“Hole-y Ghost” (History of ghost hunting)

HOLEYGHOSTThe chilling image darts across the surveillance video, a vaguely human-looking figure gliding past the police station entrance in Espanola, N.M. The video made the national rounds, being aired on CNN and Good Morning America.

Enter professional skeptic and spoilsport Benjamin Radford to ruin everyone’s fun. Radford was able to detect that the image was an insect walking across the camera lens, a far less spooky six-legged creature. Radford deduced that the bug’s smooth movement indicated its weight was being distributed on more than two legs. Another tipoff was that the image cast no shadow.

While this was another fruitless ghost chase, the field is burgeoning. But in spite of countless books, video cameras, cell phone photos, TV shows, and institutes dedicated to finding ghosts, there is not even agreement on precisely what they are. This makes finding, capturing, and tagging one all the more difficult.

Ghosts are usually described as being the remains of a person that has died. Most often, they are thought to be stuck in a netherworld border checkpoint, unable to attain a higher level of existence. However, there is no evidence that this higher realm exists, nor for that matter, that there is a post-mortem labyrinth for them to be stuck in.

In some attempts to modernize ghost-hunting, assertions are made that these spirits are energy of the deceased. But during decomposition, a body’s energies are released into the environment. So the energy does endure, and that is as close to a positive spin that I can give to anyone desperate to find evidence of an afterlife. But there is no reason to believe the energy continues in any recognizable form, or that it passes to another state of consciousness.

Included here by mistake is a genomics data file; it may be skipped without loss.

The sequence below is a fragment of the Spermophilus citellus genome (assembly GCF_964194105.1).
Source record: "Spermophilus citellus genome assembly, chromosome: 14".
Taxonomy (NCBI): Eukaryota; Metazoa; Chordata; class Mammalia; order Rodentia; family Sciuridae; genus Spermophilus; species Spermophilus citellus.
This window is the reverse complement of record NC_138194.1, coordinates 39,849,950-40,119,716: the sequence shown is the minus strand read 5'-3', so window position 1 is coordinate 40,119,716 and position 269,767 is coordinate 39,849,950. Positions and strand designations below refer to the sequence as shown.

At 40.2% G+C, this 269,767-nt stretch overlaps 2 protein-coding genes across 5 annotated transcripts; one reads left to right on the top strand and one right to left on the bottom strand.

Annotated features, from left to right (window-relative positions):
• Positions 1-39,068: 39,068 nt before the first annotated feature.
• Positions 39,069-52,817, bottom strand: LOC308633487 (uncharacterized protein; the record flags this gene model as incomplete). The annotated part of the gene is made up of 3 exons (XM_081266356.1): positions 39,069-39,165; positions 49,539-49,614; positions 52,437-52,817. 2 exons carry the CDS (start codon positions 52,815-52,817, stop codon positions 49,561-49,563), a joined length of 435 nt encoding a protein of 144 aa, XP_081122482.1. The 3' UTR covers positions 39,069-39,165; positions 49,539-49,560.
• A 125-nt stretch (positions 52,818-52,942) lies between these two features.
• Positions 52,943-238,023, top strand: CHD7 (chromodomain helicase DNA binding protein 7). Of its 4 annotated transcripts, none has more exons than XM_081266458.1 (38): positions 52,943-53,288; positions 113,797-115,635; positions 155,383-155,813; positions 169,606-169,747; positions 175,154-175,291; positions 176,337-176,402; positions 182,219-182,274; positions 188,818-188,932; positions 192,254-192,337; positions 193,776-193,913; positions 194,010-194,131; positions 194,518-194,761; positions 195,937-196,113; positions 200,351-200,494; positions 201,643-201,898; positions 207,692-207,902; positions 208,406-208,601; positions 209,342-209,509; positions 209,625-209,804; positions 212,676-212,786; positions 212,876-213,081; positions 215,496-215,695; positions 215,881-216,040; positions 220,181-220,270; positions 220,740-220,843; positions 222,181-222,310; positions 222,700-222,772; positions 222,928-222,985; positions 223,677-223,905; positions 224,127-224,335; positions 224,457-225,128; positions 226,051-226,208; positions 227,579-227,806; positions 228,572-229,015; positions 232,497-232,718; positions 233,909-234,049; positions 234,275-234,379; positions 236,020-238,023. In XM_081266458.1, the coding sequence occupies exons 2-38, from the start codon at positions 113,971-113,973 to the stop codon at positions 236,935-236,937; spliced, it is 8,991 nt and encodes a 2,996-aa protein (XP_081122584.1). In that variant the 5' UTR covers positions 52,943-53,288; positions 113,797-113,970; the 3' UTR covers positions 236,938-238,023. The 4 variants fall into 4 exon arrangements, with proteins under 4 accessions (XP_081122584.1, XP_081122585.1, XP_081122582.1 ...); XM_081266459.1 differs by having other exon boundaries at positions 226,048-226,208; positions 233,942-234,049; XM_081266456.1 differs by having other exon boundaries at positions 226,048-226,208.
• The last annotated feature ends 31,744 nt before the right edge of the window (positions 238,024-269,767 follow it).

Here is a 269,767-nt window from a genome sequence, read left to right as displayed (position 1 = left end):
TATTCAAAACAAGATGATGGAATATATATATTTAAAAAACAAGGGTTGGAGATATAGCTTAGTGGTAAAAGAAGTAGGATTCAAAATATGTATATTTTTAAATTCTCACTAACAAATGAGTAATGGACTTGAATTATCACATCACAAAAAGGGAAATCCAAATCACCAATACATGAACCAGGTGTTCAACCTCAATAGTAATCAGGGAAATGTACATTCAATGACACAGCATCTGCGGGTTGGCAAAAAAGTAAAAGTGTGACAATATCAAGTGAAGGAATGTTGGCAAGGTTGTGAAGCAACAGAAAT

Since ghosts are largely undefined, they are freed from the laws of physics and chemistry, and can do whatever a ghost hunter wants them to do. Indeed, ghostly appearances have changed over time. In the 19th Century, even clothes had ghosts and their owners appeared very similar to what their Earthly incarnations did. They were generally transparent, levitating, and had wide freedom of movement, but they looked much like they did when alive. These ideas were consistent with the era of Dickens, Poe, and Washington Irving. Similarly, the notion that a ghost resembled a floating white sheet likely came from burial cloths laid on the dead.

Later, ghosts became less concrete, such as how they were portrayed in The Amityville Horror. Today, white orbs in digital photographs are the most frequently cited evidence of ghosts.

Other examples of alleged evidence are cold spots or breezes, a funny smell, or a sense of being touched. All of these are explicable through mundane reasons. A draft in a 19th Century castle is consistent with the abode, not evidence of a ghostly presence.

Animals are sometimes credited with having a greater awareness of ghosts, an idea doubly good for the believer since it is esoteric and impossible to disprove. Come to think of it, the idea is triply good for pet psychics.

The Winchester House in California is said to be haunted, as are abandoned prisons, asylums, and castles, along with graveyards. There is no reason to think a ghost would be in any of these places, as opposed to lurking around a ranch house near the end of a cul-de-sac, but it fits the narrative better.

Other evidence cited includes photos and videos, but these images are attributable to camera flaws, bad photography, misinterpretation, and fraud.

One of the more common methods used today is electronic voice phenomena. These are popular among believers since body noises, rustling clothes, wind, creaks, whistles, stray radio signals, whispers, camera sounds, and magnetic interference can all be interpreted as ghostly. A more incredulous observer would be asking, “How does an immaterial being bump into something or make a noise while walking (or even walk, for that matter)?” Or, “How does an entity lacking vocal chords and a tongue shriek and babble?”

Trying to put a scientific spin on the field has backed ghost hunters into a haunted corner. If ghosts can be scientifically detected or recorded, there would be irrefutable evidence of it by now, either by happenstance, or through the thousands of endeavors that have attempted to do this very thing. By contrast, if ghosts are unable to be detected in photos, videos, and audio recordings, any supposed proof though these mediums is no such thing.

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